But there ARE still some “bimbos” out there who continue to embarrass those of us who take this seriously. I say if you can’t spell, you have no business being a journalist.
Fatally Yours: As a woman who writes about horror, have you found it harder to be taken seriously in a genre that seems to be dominated by males?
Elaine Lamkin: No. I feel like I was accepted from the beginning, being the only full-time female writer at Bloody-Disgusting. And when I met people like Spooky Dan Walker and the BIG names at the one horror convention I have attended so far, everyone was just lovely. Plus, I know my stuff – grew up on horror so I wasn’t some “fan girl” hoping to get in good with the film industry like some people I have met.
Fatally Yours: Since you’ve been involved with the horror genre, have you noticed a change in women’s roles within horror whether it be roles in horror films, women behind the camera or women writers?
Elaine Lamkin: In films, the roles for women seem to be getting stronger. I absolutely LOVE Neil Marshall’s The Descent as the cast is all-female and some tough females at that. I know there is still that mindset of brainless, big-breasted bimbos taking off their clothes at the drop of a hat in horror films but I think with the success of films like The Descent, MAYBE that long-running trend will fade away.
And there have been some amazing films directed by women: Antonia Bird’s Ravenous, Mary Lambert’s Pet Sematary and Kathryn Bigelow’s Near Dark spring to mind immediately.
In the writing genre, there have always been strong female voices: early Poppy Z. Brite, early Anne Rice, Elizabeth Massie, Rhodi Hawk, Cherie Priest, Caitlín Kiernan, Tanith Lee, Charlaine Harris (for the True Blood fans, of which I count myself one), Sarah Langan and several others I’m forgetting.
Fatally Yours: What women in horror do you admire?
Elaine Lamkin: Real women? I admire Axelle Carolyn as she started out as an amazing horror journalist and parlayed that into a career as an actor as well as a published horror author. I also admire Fatally-Yours’ Sarah Jahier for starting her own website devoted to all things horror. And I can’t forget Jovanka Vuckovic who did one hell of a job as editor-in-chief of Rue Morgue magazine for…five years? All strong, incredibly talented women.
Fatally Yours: What inspires, influences and motivates you to keep writing about horror?
Elaine Lamkin: I simply love horror and have since I can remember. Plus, I would like to eventually write a book (fiction or non-fiction) in the horror genre.
As for inspiration, that would have to be any and all films, books, etc., be they good or bad (the bad ones REALLY inspire me to want to write a better story of my own).
Influences for me would definitely be Stephen King, Dan Simmons, the late Michael McDowell and early Robert McCammon. I grew up reading these guys and if I could write something even a quarter as good as the “worst” thing any of them wrote, I would be happy.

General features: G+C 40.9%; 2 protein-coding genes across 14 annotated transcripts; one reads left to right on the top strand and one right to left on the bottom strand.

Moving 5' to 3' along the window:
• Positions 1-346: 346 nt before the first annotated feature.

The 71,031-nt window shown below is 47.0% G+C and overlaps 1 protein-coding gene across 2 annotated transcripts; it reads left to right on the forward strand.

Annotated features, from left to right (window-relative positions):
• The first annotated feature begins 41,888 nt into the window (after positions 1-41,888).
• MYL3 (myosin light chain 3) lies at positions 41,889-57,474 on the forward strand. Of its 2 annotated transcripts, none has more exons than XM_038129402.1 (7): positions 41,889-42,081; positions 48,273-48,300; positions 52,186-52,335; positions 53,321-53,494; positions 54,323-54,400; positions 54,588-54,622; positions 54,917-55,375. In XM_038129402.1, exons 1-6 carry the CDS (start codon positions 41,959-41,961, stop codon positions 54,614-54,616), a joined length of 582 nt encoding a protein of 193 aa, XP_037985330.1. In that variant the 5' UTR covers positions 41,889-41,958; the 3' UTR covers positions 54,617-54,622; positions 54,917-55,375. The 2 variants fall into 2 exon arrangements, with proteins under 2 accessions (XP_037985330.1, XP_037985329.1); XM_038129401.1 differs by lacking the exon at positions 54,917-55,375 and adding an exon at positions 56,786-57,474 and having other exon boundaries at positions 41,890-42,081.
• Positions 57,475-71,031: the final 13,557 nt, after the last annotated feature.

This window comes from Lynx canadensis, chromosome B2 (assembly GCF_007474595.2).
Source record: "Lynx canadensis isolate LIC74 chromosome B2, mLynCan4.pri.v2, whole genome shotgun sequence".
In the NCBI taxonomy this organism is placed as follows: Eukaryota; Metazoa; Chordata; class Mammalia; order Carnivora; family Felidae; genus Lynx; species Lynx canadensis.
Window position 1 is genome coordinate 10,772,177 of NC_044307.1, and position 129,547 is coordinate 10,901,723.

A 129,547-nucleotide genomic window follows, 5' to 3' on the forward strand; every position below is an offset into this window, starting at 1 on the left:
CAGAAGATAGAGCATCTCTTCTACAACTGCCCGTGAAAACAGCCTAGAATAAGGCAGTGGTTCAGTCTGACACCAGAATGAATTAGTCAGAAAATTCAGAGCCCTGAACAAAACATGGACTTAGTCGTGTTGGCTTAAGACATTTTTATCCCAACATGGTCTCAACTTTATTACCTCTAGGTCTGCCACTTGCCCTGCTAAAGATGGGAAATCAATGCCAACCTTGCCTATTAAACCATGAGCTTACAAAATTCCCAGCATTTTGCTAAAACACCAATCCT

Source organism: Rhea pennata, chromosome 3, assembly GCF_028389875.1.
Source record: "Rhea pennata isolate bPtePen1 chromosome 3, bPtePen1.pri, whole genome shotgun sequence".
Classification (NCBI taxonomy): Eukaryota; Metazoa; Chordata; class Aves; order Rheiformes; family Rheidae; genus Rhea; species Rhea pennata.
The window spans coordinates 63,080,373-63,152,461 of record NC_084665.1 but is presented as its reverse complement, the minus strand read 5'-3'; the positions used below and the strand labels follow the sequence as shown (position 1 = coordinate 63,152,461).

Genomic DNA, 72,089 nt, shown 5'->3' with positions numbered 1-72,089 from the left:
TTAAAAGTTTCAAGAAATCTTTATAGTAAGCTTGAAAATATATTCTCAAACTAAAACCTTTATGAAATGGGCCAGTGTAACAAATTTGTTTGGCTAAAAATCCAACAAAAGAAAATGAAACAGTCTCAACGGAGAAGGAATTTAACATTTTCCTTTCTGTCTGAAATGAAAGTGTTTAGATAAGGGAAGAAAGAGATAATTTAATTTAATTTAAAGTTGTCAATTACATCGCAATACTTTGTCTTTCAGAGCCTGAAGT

Fatally Yours: What are your favorite horror films and books?
Elaine Lamkin: THAT’S a tough question! Films: The Texas Chainsaw Massacre (1974), Night of the Living Dead (1968), Dawn of the Dead (both versions), The Changeling, Session 9, The Woman in Black, The Descent, Trick ‘r Treat, Let’s Scare Jessica to Death, The Birds, Dead Birds, Carnival of Souls, The Devil’s Rejects, The Orphanage, The Devil’s Backbone, Frontiére(s), Ils and many more.
Books: Stephen King, Dan Simmons (especially Summer of Night and The Terror), Stewart O’Nan’s A Prayer for the Dying (someone PLEASE option this book and do it justice!!), Thomas Tryon’s The Other, Michael McDowell’s The Blackwater Saga, Edward Lee, Sarah Langan, Tim Curran, Robert McCammon, Rhodi Hawk, Cherie Priest, Joe R. Lansdale, Thomas Ligotti, Phil Rickman.
Fatally Yours: Outside of horror what do you enjoy doing?
Elaine Lamkin: I have several projects I’m working on: a biography (eventually) on Madame Delphine LaLaurie, the Elizabeth Bathory of New Orleans, possibly one on Elizabeth herself and I’m also working on several short stories I would LOVE to see accepted into an anthology. And I read EVERYTHING, unless I’m buried under a pile of horror books that I have to read and review. The number of books in my library is shocking. And my library is VERY eclectic – everything from gangsters of the 1930s to medical textbooks to the history of costume, cookbooks, mysteries, historical novels, foreign language books…you name it, I probably have it (or did at one time).
Fatally Yours: What are your goals for yourself within the horror genre?
Elaine Lamkin: I would like to eventually get a paying gig (wouldn’t we all?) but until then, I will continue to churn out the reviews and interviews. I am also starting a “boutique” publicist company so if anyone out there needs my expertise within (or without) the horror genre – film or books – to get into the game as well, just contact me at email@example.com .
Fatally Yours: Where can people find your reviews/more info on you?
Elaine Lamkin: Googling my name will take you to a lot of my interviews. The bulk of them are on Bloody-Disgusting but I also have reviews/interviews on Dread Central, Fatally-Yours, HorrorReanimated, Severed Cinema, Really Scary, Icons of Fright and, if you can find them, Movies.ca. I also have a website on MySpace, which should give you a taste of what I like as well as a Facebook page. I’m working on having my OWN website soon (fingers crossed).